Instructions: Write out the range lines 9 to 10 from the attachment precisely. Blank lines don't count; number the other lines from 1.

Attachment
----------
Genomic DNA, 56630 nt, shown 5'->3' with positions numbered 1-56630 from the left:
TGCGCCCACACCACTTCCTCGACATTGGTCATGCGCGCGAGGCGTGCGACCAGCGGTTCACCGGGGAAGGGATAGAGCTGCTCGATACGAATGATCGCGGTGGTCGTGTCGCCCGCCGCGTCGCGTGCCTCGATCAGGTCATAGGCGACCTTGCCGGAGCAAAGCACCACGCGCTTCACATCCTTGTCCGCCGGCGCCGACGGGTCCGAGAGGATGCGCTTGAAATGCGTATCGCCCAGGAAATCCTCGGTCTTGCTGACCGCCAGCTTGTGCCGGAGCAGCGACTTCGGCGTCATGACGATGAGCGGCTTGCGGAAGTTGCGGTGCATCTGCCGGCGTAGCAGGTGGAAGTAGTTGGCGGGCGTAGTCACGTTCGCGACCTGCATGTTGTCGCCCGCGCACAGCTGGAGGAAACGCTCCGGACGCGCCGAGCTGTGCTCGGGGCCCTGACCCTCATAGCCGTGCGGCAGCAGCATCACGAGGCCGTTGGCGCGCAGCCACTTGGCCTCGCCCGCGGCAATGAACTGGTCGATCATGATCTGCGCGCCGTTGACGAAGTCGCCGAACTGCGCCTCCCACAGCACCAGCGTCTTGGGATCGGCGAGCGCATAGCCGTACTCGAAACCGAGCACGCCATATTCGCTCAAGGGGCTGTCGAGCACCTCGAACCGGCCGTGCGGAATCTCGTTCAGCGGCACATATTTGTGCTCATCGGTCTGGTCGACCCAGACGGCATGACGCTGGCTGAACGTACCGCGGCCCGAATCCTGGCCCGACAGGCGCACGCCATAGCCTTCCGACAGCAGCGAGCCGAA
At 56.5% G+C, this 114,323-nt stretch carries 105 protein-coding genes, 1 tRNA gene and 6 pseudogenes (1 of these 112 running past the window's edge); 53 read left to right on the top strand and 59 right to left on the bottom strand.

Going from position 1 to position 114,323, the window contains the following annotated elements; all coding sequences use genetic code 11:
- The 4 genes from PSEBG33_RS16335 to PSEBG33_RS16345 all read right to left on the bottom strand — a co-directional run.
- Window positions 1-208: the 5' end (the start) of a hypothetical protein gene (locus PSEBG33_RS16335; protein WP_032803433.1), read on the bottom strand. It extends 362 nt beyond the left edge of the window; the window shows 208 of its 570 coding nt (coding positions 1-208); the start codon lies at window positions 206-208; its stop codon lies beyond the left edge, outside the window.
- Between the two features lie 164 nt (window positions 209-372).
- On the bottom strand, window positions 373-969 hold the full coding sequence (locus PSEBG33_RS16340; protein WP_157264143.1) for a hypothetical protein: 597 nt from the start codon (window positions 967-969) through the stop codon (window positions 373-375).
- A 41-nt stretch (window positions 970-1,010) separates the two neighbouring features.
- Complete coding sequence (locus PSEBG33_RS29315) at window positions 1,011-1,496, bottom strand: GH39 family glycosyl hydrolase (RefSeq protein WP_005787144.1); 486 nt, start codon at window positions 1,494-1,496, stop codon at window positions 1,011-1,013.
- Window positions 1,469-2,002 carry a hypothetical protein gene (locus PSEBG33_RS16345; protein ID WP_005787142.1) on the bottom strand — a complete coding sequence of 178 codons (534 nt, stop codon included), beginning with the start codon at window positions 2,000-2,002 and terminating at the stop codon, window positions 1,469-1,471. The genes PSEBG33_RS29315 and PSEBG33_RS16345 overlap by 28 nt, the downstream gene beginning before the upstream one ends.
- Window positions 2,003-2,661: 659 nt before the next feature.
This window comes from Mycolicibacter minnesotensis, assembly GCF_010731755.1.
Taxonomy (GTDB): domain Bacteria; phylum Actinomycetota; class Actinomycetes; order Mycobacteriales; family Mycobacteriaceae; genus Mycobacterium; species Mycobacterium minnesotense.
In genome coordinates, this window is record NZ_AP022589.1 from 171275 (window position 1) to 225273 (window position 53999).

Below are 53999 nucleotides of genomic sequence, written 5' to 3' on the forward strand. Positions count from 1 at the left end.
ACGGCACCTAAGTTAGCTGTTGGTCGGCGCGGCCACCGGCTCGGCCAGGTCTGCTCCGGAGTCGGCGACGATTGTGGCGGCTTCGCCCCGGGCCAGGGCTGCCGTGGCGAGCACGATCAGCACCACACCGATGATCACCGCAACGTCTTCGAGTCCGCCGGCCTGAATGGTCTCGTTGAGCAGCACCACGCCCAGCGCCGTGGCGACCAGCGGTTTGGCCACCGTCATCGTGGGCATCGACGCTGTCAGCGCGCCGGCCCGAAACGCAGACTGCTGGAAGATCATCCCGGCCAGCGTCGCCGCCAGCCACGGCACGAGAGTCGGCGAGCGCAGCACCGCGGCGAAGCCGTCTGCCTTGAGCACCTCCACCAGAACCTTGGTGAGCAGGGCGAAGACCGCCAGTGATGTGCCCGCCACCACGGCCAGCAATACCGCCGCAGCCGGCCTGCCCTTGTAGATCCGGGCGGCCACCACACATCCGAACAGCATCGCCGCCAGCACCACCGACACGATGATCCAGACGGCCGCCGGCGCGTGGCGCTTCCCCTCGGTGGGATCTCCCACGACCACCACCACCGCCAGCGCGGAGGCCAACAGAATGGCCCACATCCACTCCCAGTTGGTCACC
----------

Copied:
- A 41-nt stretch (window positions 970-1,010) separates the two neighbouring features.
- Complete coding sequence (locus PSEBG33_RS29315) at window positions 1,011-1,496, bottom strand: GH39 family glycosyl hydrolase (RefSeq protein WP_005787144.1); 486 nt, start codon at window positions 1,494-1,496, stop codon at window positions 1,011-1,013.